Oct-1 (Part 2): Europe’s Day of Turmoil and Reckoning

Oct-1 (Part 2): Europe’s Day of Turmoil and Reckoning

From Franco seizing power in Spain, Helmut Kohl taking over in Germany to the siege of Dubrovnik and the judgment at Nuremberg, this has been a day of great consequence in Europe.


Franco Declared Nationalist Ruler

Shortly after staging a partially successful coup that started the Spanish Civil War, General Francisco Franco was declared  Generalísimo of the National army and head of state.  Leaving half a million dead, the war was eventually won by Franco in 1939. Franco rules Spain as a dictator until his death in 1975.  Franco restored the monarchy before his death, which made King Juan Carlos I his successor, who led the Spanish transition to democracy. After a referendum, a new constitution was adopted, which effectively created a democratic regime in Spain.


Judgment at Nuremberg

On this day, the International Military Tribunal made up of the United States, Great Britain, France and the Soviet Union, rendered its judgment on 24 German charged with (i) participation in a common plan or conspiracy for the accomplishment of a crime against peace; (ii) Planning, initiating and waging wars of aggression and other crimes against peace; and (iii) war crimes.  Nineteen were convicted and twelve sentenced to death.


Kohl Becomes Chancellor

For the first and only time in German history, a German Chancellor was forced out of office on a vote of no-confidence, as the German parliament voted out Social Democratic Chancellor Helmut Schmidt after over 8 years in office and selected the chairman of the Christian Democratic Union, Helmut Kohl to succeed him.  Kohl would remain as Chancellor until 1998 – the longest of any German chancellor since Otto von Bismarck, and far and away the longest of any democratically elected chancellor. He oversaw the end of the Cold War, and is widely regarded as the main architect of the German reunification. Together with French president François Mitterrand, he is also considered the architect of the Maastricht Treaty, which established the European Union. Kohl was described as “the greatest European leader of the second half of the 20th century” by U.S. Presidents George H. W. Bush and Bill Clinton.


Siege of Dubrovnik

The Siege of Dubrovnik was a military engagement fought between the Yugoslav People’s Army (JNA) and Croatian forces defending the city of Dubrovnik and its surroundings during the Croatian War of Independence. The JNA started its advance on 1 October 1991 and by late October had captured virtually all of the territory between the Pelješac and Prevlaka peninsulas on the coast of the Adriatic Sea—except for Dubrovnik itself. The JNA attacks and bombardment of Dubrovnik, including the Old Town—a UNESCO World Heritage Site—culminated on 6 December 1991. The bombardment provoked strong international condemnation of the JNA and became a public relations disaster for Serbia and Montenegro, contributing to their diplomatic and economic isolation and the international recognition of the independence of Croatia.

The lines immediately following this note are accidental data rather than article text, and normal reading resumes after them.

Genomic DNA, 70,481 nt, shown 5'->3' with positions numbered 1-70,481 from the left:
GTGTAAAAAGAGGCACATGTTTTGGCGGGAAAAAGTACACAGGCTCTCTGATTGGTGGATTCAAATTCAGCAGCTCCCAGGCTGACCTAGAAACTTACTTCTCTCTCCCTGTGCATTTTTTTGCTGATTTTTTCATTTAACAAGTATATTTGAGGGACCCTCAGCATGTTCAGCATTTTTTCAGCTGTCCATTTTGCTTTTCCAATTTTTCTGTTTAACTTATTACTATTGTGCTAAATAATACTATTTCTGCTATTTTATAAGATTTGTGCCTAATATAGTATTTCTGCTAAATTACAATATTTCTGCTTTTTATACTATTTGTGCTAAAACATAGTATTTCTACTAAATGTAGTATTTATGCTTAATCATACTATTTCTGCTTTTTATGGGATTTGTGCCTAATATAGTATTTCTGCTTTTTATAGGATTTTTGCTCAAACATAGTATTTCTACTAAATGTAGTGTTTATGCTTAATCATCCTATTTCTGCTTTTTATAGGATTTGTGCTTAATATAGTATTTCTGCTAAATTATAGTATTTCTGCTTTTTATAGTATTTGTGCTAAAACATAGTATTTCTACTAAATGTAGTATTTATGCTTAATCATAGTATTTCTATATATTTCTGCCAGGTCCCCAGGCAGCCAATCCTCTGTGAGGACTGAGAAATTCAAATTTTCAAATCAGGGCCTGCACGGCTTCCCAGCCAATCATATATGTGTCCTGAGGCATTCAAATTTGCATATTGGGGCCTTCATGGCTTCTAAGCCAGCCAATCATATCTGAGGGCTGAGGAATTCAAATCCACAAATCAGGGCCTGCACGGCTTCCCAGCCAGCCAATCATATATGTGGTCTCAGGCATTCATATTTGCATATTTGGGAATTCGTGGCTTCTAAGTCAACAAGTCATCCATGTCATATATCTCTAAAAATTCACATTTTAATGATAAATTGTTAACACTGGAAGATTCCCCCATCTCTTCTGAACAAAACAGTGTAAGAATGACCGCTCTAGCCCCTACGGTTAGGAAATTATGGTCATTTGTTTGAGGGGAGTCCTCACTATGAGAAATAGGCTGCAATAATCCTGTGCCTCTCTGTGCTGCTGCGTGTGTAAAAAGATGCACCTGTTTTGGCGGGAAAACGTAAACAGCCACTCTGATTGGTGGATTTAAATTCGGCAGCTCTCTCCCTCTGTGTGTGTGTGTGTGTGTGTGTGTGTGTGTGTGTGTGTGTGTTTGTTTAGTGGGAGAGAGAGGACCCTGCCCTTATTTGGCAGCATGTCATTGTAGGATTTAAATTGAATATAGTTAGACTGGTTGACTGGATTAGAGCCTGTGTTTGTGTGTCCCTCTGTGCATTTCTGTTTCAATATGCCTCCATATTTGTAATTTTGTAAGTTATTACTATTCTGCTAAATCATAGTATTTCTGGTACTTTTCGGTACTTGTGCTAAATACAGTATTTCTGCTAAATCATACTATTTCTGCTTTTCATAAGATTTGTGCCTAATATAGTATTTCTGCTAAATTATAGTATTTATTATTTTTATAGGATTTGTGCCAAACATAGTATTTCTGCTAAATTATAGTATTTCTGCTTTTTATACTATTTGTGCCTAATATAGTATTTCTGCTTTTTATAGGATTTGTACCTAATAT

The siege and a naval blockade by the Yugoslav Navy caused the deaths of between 82 and 88 Croatian civilians and 194 Croatian military personnel. The JNA suffered 165 fatalities. By the end of 1992, when the entire region was recaptured by the HV inOperation Tiger and the Battle of Konavle, 417 HV troops had been killed. The offensive displaced 15,000 refugees—mainly from Konavle—who fled to Dubrovnik. Approximately 16,000 refugees were evacuated from Dubrovnik by sea and the city was resupplied by blockade-evading runabouts and a convoy of civilian vessels. 11,425 buildings suffered a degree of damage and numerous homes, businesses, and public buildings were looted or torched by the JNA.

The International Criminal Tribunal for the former Yugoslavia (ICTY) convicted two Yugoslav officers for their involvement in the siege and handed a third over to Serbia for prosecution.


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